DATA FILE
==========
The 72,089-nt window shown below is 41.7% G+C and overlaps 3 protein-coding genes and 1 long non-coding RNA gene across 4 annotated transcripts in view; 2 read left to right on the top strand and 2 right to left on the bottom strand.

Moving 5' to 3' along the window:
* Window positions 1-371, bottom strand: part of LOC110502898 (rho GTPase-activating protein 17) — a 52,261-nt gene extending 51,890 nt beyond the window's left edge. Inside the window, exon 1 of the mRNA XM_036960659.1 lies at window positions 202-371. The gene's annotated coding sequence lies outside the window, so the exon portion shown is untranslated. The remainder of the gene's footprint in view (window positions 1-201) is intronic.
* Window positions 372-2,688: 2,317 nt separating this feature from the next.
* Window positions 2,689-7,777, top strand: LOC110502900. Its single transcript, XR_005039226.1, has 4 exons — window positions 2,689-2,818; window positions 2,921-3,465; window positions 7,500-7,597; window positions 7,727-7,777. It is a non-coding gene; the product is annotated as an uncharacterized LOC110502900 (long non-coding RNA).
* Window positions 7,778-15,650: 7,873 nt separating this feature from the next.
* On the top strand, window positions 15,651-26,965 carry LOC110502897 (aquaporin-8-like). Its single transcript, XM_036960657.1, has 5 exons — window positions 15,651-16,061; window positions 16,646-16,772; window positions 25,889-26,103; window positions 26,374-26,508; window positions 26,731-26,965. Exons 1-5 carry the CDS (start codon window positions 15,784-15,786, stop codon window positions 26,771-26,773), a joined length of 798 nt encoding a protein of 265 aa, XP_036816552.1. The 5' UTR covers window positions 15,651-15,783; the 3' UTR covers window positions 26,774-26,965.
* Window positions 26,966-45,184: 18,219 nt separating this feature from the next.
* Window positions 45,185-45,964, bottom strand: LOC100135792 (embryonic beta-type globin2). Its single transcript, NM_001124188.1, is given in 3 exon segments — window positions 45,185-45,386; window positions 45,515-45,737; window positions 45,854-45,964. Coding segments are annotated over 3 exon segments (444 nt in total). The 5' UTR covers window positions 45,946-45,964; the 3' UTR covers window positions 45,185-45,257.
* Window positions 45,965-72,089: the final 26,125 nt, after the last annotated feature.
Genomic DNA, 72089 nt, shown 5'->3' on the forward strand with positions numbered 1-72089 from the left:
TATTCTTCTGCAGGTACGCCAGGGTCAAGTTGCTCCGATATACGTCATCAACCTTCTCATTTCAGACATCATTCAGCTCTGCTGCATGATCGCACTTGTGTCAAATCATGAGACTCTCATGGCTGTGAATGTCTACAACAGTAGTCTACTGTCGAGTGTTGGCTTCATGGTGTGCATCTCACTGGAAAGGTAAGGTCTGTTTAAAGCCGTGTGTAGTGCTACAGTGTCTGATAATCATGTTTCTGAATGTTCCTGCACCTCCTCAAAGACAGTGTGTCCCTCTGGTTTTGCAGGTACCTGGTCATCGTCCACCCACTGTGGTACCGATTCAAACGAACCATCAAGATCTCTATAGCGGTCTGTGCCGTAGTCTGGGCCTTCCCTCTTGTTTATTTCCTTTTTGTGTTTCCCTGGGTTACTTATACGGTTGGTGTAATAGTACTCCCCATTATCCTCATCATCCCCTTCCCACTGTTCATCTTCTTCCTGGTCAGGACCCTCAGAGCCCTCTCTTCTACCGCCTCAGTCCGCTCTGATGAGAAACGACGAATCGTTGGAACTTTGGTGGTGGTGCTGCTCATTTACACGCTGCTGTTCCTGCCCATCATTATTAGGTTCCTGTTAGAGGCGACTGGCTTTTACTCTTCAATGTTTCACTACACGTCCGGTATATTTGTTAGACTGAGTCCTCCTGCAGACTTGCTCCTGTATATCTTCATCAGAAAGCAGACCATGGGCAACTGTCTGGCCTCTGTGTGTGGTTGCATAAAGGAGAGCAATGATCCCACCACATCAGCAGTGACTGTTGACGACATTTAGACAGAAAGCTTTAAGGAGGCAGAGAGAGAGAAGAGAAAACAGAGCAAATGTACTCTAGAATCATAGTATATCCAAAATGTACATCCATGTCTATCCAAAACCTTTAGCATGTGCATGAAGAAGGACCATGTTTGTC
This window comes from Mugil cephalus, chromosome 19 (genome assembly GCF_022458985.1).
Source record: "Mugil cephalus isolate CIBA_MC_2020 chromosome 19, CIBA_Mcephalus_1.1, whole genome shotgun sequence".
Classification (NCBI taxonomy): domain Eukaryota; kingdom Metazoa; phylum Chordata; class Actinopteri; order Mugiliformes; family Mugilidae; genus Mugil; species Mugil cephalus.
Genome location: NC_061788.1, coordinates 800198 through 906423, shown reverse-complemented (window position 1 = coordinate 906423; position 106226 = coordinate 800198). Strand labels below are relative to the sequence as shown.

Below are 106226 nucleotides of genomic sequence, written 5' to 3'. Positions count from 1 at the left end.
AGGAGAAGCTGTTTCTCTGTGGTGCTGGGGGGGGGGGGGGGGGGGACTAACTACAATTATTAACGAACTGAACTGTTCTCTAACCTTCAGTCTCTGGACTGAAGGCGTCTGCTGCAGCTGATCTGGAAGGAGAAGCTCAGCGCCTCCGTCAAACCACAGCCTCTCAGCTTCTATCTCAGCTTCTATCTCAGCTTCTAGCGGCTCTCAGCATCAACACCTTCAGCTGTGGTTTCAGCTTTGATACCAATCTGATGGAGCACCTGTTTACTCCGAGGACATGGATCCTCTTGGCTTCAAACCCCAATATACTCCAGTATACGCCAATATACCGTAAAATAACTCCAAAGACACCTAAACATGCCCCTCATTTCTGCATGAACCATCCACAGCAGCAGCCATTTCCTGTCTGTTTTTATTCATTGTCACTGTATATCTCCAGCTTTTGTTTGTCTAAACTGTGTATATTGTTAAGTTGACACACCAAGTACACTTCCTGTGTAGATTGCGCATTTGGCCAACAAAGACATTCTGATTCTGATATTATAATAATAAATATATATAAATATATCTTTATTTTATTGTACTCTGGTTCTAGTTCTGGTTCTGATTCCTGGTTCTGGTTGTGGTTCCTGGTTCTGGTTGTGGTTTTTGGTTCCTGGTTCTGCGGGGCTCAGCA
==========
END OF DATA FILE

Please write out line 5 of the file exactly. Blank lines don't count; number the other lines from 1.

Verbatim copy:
* Window positions 2,689-7,777, top strand: LOC110502900. Its single transcript, XR_005039226.1, has 4 exons — window positions 2,689-2,818; window positions 2,921-3,465; window positions 7,500-7,597; window positions 7,727-7,777. It is a non-coding gene; the product is annotated as an uncharacterized LOC110502900 (long non-coding RNA).